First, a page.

WHAT EMPLOYEES NEED TO KNOW AND EMPLOYERS NEED TO CONSIDER
By Charles T. Hoge on April 03, 2017
Why Do Employers Usually Discuss Separation Terms?
There are three basic answers: legal, business and moral considerations.
The employer's legal considerations are the litigation risk whether the employee may pursue potential legal redress. The employer will balance that risk in deciding whether to terminate the employee and in evaluating what can be done to reduce that risk with severance payments. The employer may decide to unilaterally offer separation terms to soften the blow of the termination, condition the terms of separation on paying severance that the employee release the employer from potential legal claims, or pay a kicker amount of severance in exchange for a release. As explained below, the employee needs to evaluate whether to frame the employer's risk aggressively, enlighten the employer of its litigation risk, and whether to search for common ground on the terms of a separation agreement.
Business considerations are potentially very important for the employer. Depending on the nature of the job, company culture and industry, the employer may need to replace the employee, which can be an expensive and time-consuming process. While perhaps no one should discuss a former employee’s termination, word travels. New recruits may be harder to find if the employer is perceived to have mistreated the recruit’s predecessor. The employer has to worry about alienating its existing staff who may spread the word that the employer has mistreated its employees. A poorly conducted termination of one marginal employee could trigger departures of other employees that the employer regards to be more valuable. The cost of that disruption to a business can be significant.
Conversely, many employers worry about the precedential effect of paying severance to someone who was a poor performer or disingenuously claimed the termination violated law. Other employees may follow form and the employer may have more claims to deal with. For example, if a terminating employee raises an issue of sexual harassment, the employer should consider that other employees concerned about losing their jobs may raise the issue too (whether or not a copycat claim is raised legitimately or tactically). Paying more to avoid the risk of litigation with that one employee might be more costly to the employer in the long run. A terminating employee must take the employer's business perspective into consideration.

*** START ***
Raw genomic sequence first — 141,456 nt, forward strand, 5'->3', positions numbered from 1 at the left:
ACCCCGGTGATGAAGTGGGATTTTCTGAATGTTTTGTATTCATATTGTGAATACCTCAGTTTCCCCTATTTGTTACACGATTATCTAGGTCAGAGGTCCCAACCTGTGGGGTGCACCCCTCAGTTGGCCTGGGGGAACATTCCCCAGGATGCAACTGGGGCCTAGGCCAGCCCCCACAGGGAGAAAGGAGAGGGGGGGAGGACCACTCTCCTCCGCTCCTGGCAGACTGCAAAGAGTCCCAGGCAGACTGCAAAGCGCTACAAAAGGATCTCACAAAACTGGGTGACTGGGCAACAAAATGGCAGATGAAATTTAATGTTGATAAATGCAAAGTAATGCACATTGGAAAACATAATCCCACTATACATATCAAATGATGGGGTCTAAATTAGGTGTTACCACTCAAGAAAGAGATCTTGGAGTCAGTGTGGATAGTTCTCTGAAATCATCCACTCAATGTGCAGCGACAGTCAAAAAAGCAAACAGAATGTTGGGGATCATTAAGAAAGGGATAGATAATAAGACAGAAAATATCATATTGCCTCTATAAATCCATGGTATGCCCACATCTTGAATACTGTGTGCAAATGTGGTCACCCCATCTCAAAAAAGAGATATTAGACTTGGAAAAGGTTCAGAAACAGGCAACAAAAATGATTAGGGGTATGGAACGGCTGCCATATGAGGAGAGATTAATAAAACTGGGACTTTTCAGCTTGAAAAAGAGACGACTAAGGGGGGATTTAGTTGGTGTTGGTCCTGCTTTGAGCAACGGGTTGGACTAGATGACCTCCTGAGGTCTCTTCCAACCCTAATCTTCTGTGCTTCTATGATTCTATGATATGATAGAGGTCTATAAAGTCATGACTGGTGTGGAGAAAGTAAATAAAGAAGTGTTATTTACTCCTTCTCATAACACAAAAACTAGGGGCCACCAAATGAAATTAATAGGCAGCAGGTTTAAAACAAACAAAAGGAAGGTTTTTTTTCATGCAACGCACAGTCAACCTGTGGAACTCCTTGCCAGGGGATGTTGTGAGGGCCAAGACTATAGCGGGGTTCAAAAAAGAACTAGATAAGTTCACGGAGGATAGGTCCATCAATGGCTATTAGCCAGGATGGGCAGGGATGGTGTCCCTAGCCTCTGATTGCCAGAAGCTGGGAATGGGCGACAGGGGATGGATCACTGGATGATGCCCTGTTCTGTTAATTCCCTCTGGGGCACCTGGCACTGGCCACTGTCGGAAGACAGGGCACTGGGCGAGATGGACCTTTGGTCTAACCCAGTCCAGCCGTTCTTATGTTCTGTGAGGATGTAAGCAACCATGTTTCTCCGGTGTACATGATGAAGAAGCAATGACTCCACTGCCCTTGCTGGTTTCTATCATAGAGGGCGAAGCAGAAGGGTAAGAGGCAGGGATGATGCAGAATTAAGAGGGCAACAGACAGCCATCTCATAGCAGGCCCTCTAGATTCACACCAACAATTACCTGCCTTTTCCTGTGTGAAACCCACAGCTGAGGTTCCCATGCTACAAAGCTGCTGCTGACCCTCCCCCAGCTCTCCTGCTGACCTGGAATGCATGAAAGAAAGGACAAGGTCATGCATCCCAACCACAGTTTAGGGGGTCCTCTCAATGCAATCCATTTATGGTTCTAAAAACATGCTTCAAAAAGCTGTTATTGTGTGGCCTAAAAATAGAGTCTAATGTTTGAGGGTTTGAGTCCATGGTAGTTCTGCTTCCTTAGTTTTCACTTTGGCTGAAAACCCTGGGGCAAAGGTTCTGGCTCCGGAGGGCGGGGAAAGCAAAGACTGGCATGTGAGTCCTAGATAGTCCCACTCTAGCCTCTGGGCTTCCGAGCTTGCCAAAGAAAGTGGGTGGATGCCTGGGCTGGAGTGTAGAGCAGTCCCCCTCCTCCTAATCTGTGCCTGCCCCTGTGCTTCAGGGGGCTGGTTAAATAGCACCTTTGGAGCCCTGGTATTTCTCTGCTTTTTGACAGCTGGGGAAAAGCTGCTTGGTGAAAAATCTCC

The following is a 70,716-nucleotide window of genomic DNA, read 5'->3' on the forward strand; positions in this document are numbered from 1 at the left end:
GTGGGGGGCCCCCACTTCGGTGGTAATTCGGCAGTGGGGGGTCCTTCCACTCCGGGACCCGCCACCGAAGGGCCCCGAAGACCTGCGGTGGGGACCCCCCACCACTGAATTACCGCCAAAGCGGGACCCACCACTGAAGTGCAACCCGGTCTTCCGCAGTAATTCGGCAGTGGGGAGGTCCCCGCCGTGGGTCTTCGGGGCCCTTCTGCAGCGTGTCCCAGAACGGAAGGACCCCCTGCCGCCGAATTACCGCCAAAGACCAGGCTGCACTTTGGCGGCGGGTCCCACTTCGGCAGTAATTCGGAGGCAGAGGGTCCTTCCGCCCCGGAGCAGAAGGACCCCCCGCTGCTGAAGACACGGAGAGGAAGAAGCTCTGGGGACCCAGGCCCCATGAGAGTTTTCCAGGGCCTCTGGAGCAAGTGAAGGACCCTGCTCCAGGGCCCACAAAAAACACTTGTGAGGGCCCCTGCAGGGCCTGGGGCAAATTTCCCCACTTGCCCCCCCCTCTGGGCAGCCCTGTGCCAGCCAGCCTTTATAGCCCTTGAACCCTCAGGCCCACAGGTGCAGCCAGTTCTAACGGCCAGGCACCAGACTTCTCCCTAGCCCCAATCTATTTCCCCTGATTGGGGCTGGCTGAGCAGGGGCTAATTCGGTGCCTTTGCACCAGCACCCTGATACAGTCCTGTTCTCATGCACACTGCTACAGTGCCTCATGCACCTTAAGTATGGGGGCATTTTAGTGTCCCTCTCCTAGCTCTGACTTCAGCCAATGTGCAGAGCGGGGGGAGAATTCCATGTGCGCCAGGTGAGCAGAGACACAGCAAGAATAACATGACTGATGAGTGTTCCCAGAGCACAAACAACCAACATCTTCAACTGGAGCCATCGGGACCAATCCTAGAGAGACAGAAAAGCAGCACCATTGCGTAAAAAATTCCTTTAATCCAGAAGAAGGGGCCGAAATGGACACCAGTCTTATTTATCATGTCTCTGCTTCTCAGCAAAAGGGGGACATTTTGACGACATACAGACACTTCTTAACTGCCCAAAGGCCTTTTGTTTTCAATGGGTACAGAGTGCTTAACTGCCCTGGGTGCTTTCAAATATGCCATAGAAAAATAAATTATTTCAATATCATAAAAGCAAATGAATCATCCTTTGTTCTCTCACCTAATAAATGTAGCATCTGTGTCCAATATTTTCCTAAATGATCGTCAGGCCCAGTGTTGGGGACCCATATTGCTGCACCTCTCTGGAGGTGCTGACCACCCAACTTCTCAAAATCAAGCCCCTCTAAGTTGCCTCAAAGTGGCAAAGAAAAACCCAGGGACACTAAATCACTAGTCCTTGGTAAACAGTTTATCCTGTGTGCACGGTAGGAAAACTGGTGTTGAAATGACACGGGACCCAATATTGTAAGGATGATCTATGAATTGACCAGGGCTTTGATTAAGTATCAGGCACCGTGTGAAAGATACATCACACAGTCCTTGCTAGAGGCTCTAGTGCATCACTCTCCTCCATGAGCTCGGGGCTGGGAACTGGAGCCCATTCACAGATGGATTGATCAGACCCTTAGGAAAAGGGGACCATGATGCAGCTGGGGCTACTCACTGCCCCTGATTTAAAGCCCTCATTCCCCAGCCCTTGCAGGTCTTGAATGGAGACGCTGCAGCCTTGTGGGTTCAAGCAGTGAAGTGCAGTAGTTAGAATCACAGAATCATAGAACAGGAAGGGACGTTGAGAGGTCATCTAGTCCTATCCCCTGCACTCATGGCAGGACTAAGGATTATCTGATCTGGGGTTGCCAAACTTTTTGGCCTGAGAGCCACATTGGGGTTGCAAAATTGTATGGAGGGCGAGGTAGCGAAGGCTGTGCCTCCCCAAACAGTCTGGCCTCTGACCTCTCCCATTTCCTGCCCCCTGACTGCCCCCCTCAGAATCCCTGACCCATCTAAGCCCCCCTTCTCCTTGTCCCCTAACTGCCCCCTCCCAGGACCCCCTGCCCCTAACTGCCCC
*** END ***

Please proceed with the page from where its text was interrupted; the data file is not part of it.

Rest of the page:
Finally, there are moral considerations in offering an employee separation terms based on the employee's circumstances, hardship and the employer's notion of fairness. Long term employees occasionally benefit by these moral considerations. However, moral considerations, alone, rarely provide leverage for an employee in a separation negotiation.
Absent an employer policy or implied contract commitment to pay severance (discussed below), there are no established rules or customs about how to calculate severance payments. Some employers offer a day a month of service or a week per year, or even a month per year. This tends to vary by industry, the level of sophistication of the position and the employer’s culture. To argue for better separation terms than the employer is willing to provide, the employee needs to be able to persuasively argue the employer has litigation risk that transcends the employer's business considerations.